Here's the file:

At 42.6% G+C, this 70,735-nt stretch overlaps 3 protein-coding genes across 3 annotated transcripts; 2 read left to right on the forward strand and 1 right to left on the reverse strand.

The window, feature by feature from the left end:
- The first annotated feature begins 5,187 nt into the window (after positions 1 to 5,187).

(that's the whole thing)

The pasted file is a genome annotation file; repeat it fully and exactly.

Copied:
At 42.6% G+C, this 70,735-nt stretch overlaps 3 protein-coding genes across 3 annotated transcripts; 2 read left to right on the forward strand and 1 right to left on the reverse strand.

The window, feature by feature from the left end:
- The first annotated feature begins 5,187 nt into the window (after positions 1 to 5,187).